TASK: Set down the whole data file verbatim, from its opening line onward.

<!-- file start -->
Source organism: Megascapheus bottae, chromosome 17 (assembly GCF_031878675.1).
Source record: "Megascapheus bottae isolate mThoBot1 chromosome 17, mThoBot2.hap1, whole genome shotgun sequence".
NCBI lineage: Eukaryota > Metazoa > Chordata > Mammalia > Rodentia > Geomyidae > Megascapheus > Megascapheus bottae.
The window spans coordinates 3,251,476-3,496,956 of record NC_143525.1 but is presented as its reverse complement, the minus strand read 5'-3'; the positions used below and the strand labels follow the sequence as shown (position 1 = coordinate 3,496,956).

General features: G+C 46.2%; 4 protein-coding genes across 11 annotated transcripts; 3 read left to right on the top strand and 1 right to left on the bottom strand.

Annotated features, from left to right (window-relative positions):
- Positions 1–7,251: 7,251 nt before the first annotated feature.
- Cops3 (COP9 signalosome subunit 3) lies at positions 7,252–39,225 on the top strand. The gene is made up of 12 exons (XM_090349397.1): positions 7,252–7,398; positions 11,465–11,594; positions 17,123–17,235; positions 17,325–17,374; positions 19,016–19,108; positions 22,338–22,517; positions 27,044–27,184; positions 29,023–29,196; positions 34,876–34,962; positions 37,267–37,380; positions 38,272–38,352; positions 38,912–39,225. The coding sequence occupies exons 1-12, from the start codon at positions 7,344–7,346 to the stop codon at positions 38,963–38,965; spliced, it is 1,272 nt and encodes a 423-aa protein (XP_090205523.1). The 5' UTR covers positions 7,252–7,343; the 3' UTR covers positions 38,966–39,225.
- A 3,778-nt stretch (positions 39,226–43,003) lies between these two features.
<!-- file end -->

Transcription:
Source organism: Megascapheus bottae, chromosome 17 (assembly GCF_031878675.1).
Source record: "Megascapheus bottae isolate mThoBot1 chromosome 17, mThoBot2.hap1, whole genome shotgun sequence".
NCBI lineage: Eukaryota > Metazoa > Chordata > Mammalia > Rodentia > Geomyidae > Megascapheus > Megascapheus bottae.
The window spans coordinates 3,251,476-3,496,956 of record NC_143525.1 but is presented as its reverse complement, the minus strand read 5'-3'; the positions used below and the strand labels follow the sequence as shown (position 1 = coordinate 3,496,956).

General features: G+C 46.2%; 4 protein-coding genes across 11 annotated transcripts; 3 read left to right on the top strand and 1 right to left on the bottom strand.

Annotated features, from left to right (window-relative positions):
- Positions 1–7,251: 7,251 nt before the first annotated feature.
- Cops3 (COP9 signalosome subunit 3) lies at positions 7,252–39,225 on the top strand. The gene is made up of 12 exons (XM_090349397.1): positions 7,252–7,398; positions 11,465–11,594; positions 17,123–17,235; positions 17,325–17,374; positions 19,016–19,108; positions 22,338–22,517; positions 27,044–27,184; positions 29,023–29,196; positions 34,876–34,962; positions 37,267–37,380; positions 38,272–38,352; positions 38,912–39,225. The coding sequence occupies exons 1-12, from the start codon at positions 7,344–7,346 to the stop codon at positions 38,963–38,965; spliced, it is 1,272 nt and encodes a 423-aa protein (XP_090205523.1). The 5' UTR covers positions 7,252–7,343; the 3' UTR covers positions 38,966–39,225.
- A 3,778-nt stretch (positions 39,226–43,003) lies between these two features.